A Fitting Room – In the days when I still liked to shop for clothes, a fitting room was a great place to try on a new persona while I was trying on a new outfit. I’d never worn purple—how would it look with my skin? Would I feel sexy or tart-y in a sequined dress with a plunging neckline? Those dressing rooms coughed up some unexpected treasures that delighted me for years. But more than once, my “new-persona” purchase languished in a closet until I carted it off to Goodwill.

The dressing room is a metaphor for Lindsey’s love affair with a woman. The relationship offers an intimacy she has always ached to have, an opportunity to try a different way of living and loving. But will that same-sex relationship stand the test of time, or will it founder just as her previous relationships with men have foundered?

The Biblical Notion of Fitting. The term “fitting” appears frequently in both the Old and New Testament, usually referring to actions or events that are suited to the circumstances. It stands in contrast to events or actions that are seen to be “right” in some a priori or moralistic way.

For most of her life, Lindsey has been determined to do or say the “right” thing, based on the societal values, including gender roles, with which she was raised. She routinely subordinated her needs to the whims and desires of others, or to what she assumed was expected of her. This approach to life has left her with chronic anxiety and stomachaches that sap her energy.

It is only when Lindsey begins to take responsibility for her own actions based on her own needs—to do what fits the situation rather than what she thinks someone wants—that her anxiety level drops and her stomachaches ease. It is the beginning of  maturity.

A Jigsaw Puzzle – Have you ever had the thoroughly annoying experience of working on a jigsaw puzzle with a piece or two missing? Have you ever had the rather more distressing sense that there was a piece of information missing from your life, a crucial insight that would make everything okay if you knew what it was?

That’s exactly how Lindsey has felt for years. But the missing pieces were largely of her own making, a result of her effort to live by what she assumed other people wanted, a consequence of her tendency to withhold information about herself and to dole out only what she thought people “ought” to know.

The pieces of the puzzle began to fall into place as Lindsey began to acknowledge her own needs and, in the process, discover that what her friends and family really wanted from her was quite different than what she had assumed.

How does the metaphor of A Fitting Place apply to your life?


Old Bones: The Cost of Keeping Secrets


The cost of keeping secrets is the focus of my blog this week. This discussion has been contributed by historian and writer Frances Susanne Brown, who explores the impact of secrets for those who do not know quite what the secret is.


Skeletons in the Closet

SecretsThe phrase came into use in 19th Century England and originally referred to hereditary or contagious disease. Folks whose families suffered or even died from an illness preferred to keep the information private, lest they be shunned or judged in social circles.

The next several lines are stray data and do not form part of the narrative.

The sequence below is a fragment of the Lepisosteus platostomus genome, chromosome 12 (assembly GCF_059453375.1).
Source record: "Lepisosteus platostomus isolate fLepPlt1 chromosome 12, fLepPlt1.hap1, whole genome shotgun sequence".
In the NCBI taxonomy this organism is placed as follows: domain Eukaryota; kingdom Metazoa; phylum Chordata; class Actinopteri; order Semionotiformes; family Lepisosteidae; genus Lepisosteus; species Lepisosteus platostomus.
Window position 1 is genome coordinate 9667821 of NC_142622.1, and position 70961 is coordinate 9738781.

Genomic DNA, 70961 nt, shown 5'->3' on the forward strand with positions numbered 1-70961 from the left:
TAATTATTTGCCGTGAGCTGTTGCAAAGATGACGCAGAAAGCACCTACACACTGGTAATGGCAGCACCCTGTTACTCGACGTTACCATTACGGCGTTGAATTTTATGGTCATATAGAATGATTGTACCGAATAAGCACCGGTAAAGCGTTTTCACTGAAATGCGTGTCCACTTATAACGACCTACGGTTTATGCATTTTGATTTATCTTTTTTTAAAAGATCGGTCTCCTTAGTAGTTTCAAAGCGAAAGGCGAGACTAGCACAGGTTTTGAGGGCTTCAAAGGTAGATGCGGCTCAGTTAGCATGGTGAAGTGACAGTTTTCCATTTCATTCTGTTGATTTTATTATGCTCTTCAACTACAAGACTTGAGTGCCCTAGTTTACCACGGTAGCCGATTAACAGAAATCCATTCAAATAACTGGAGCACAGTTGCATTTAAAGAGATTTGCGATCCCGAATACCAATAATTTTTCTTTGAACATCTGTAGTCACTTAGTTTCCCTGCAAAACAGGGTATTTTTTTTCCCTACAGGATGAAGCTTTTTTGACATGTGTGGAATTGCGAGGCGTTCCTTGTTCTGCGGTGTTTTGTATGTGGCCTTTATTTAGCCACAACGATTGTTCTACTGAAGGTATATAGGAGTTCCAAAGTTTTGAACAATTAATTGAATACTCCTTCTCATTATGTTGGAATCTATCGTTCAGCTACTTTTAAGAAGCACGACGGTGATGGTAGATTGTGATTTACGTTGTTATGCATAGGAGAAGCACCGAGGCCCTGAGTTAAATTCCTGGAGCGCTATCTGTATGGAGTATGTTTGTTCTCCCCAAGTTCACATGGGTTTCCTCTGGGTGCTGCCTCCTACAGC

From this, the idea of a hidden body found its way into Gothic fiction, such as in Edgar Allen Poe’s short story The Black Cat. Author William Makepeace Thackeray used the exact phrase “skeletons in closets” in his novel, The Newcomes: Memoirs of a most respectable family (1855). Occasionally, the skeletons of unwanted infants are still found hidden behind the walls of old houses.

Notice here the emphasis on the social repercussions associated with keeping secrets. The basis for keeping certain information out of the public eye seems directly linked to the notion that it will preserve a family’s reputation, or their status in society.  

But keeping secrets has a cost. Like rotting corpses, these secrets fester, lingering as never-healing wounds. And secrets, we all know, seldom stay confined to one person. If they are shared with other family members, particularly children, the repercussions multiply exponentially.

In January of 2013, Psychology Today published an article entitled “Keeping Secrets” by Frederic Neuman, M.D., Director of the Anxiety and Phobia Treatment Center in White Plains, N.Y.  He found that phobias in adults are commonly traced to a secret their parents told them to keep. These range from the trivial – we have wine in the house – to the more profound – don’t tell anyone Daddy has been treated for alcoholism. Dr. Neuman claims that by telling our children to keep secrets, we teach them shame, inferiority, vulnerability, and fear.

Other research reveals that a secret represents an actual, physical load we bear. In May 2012, Tufts University psychology researcher Michael Slepian concluded, “The more psychologically burdened the participants were, the more physical burden they experienced.” This study was based on cognition, the theory that the body and mind work together to process information. Slepian asked participants to recall a secret – either big or small – and then presented them with a picture of a hill. Those with big secrets perceived the hill as much steeper than those whose secrets were, in their own opinion, of minor importance.